Some days – the good days – writing seems to fly. The next word is waiting right there for you and you have a laser sight guiding you down the path of your argument. You don’t have to wait around for a thought because they’re lined up in a row for you to knock down like dominoes. Those are what I call “the fast days” because I can churn out my word count with no sweat.
But the other days … the slow days …
Those are the days when Anne Lamott’s famous KFKD radio station plays in your head. You suck. This was never a good idea. There’s not enough here to make any sort of point. And come on – you think some editor somewhere will want to read this? Nope. You’re delusional. And definitely not a writer.
So, to borrow from another of my favorite writers – Stephen King this time – we need hedges. Hedges against the dark.
Today I’m going to share five tools I have in my writing toolbox especially for those slow writing days.
Here are two of mine in one convenient photograph. The rest is just desk clutter that’s migrated to the same spot (and makes it look like I might have set up some sort of shrine to the writing gods).
- My stuck duck. I got a whole bag of novelty rubber ducks last fall before National Novel Writing Month and my writing group each picked one out. Mine is named Abra Cadaver, and when I get stuck in my writing, I explain to Abra why I’m stuck, and why I’m stupid, and why it’s never going to work. She doesn’t judge. Her expression never changes. And, when I tell her why it’s not working, usually I figure out what I then have to do to fix it.
- My writing candle. I have a few different kinds, all from Frostbeard Studio because they’re book-themed and just fun. (One of the scents in “Gatsby’s Mansion” is “Daisy.”) By lighting a candle within my line of sight even on the good days, it helps set up the mental association: when the candle is lit, I’m supposed to be writing. It helps with the focus.
3. A progress keeper. This one is for Book Four, which is due to my editor in October, and it’s super pretty because it’s so consistent. Most of mine aren’t, but it’s important to keep track of your progress no matter what. When you’re just putting words into a computer, the only evidence that you’re actually doing anything is that you have to scroll a bit further in the file next time. I make up these little charts where each square is 500 words and I color it in at the end of the day to give myself that visual proof that I’ve at least done something.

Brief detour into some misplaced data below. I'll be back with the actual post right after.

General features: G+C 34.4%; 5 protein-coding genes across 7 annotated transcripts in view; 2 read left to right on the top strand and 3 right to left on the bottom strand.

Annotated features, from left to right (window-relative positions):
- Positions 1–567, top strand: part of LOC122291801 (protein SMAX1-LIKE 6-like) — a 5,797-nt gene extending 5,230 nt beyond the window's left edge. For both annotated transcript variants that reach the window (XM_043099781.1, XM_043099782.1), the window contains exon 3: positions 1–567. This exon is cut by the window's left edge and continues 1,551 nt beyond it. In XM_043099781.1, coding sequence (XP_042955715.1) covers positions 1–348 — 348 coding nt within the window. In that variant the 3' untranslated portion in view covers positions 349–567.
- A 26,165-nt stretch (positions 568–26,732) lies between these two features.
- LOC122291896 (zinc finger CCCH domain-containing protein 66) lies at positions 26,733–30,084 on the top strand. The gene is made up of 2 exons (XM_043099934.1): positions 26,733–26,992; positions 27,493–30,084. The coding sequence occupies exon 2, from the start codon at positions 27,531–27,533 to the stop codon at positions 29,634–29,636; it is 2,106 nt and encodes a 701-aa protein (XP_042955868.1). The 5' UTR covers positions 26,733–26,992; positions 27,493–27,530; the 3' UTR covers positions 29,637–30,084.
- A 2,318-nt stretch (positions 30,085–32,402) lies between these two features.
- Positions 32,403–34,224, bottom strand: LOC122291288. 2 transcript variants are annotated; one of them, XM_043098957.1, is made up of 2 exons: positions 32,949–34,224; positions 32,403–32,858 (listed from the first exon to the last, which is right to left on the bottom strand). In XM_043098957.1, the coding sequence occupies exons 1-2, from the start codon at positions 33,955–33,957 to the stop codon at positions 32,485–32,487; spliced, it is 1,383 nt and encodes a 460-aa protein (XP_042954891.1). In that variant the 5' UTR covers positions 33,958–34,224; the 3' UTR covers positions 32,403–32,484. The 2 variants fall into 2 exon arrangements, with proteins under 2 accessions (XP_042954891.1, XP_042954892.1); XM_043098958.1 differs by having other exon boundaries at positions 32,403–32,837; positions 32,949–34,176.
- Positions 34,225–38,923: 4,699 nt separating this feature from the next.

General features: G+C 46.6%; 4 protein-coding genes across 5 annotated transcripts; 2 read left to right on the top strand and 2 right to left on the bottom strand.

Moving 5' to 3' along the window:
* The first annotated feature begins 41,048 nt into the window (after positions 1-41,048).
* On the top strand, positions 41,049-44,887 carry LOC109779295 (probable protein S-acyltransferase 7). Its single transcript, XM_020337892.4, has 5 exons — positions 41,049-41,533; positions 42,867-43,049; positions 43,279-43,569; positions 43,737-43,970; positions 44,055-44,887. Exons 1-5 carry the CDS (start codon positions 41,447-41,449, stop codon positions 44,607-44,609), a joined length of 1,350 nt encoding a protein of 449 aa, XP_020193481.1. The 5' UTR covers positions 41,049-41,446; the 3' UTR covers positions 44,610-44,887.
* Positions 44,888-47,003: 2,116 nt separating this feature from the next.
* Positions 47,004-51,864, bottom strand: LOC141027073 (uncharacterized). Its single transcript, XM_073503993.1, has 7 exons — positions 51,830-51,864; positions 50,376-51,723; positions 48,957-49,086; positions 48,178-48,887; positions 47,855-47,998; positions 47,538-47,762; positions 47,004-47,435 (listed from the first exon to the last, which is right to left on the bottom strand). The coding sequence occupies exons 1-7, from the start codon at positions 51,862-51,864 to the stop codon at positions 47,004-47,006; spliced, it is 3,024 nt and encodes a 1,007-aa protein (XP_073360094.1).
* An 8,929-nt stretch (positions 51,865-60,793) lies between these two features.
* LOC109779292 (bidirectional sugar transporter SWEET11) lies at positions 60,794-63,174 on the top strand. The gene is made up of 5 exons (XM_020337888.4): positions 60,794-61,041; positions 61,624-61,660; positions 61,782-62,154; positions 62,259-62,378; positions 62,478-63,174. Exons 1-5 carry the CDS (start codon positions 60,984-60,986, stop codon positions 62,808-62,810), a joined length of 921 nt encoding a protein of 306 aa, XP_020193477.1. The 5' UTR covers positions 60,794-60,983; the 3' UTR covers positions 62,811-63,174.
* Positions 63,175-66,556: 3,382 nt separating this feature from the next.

4. A break. Sometimes, as a wise woman once said, you need to simply sit there with butt in chair and fingers on keyboard. But, other days, I find that I actually need a break. I don’t have a strict writing schedule so I can always get up and go for a walk or do something else for a while, and then come back later, once my thoughts have had a chance to sort themselves out. The important part, of course, is that you do have to actually come back later. You can’t just get up and walk away forever. It takes some time to recognize when you need to force yourself to sit and when you can let yourself take a break, but writer, know thyself.
5. A new document. This one is probably the strangest because the blank page can be so intimidating when I start out, but I find that, on my slow days, I’m worried about “ruining” what I’ve written so far. I know it’s all in a computer and I can cut and paste to my heart’s content, but sometimes I still get a block. So I’ll open up a new file, name it something inconsequential, and start writing a section there instead. Once Abra and I have talked it through, it usually gets inserted into the working document, and then I can color in a square or two of my chart.
Whatever tools you use to keep yourself writing, don’t forget to back up your work. I email myself the file at the end of the day, no matter how much or how little I’ve written. This is especially important on the slow days when you’ve worked so hard to make any progress.
What do you do to help yourself through the slow writing days?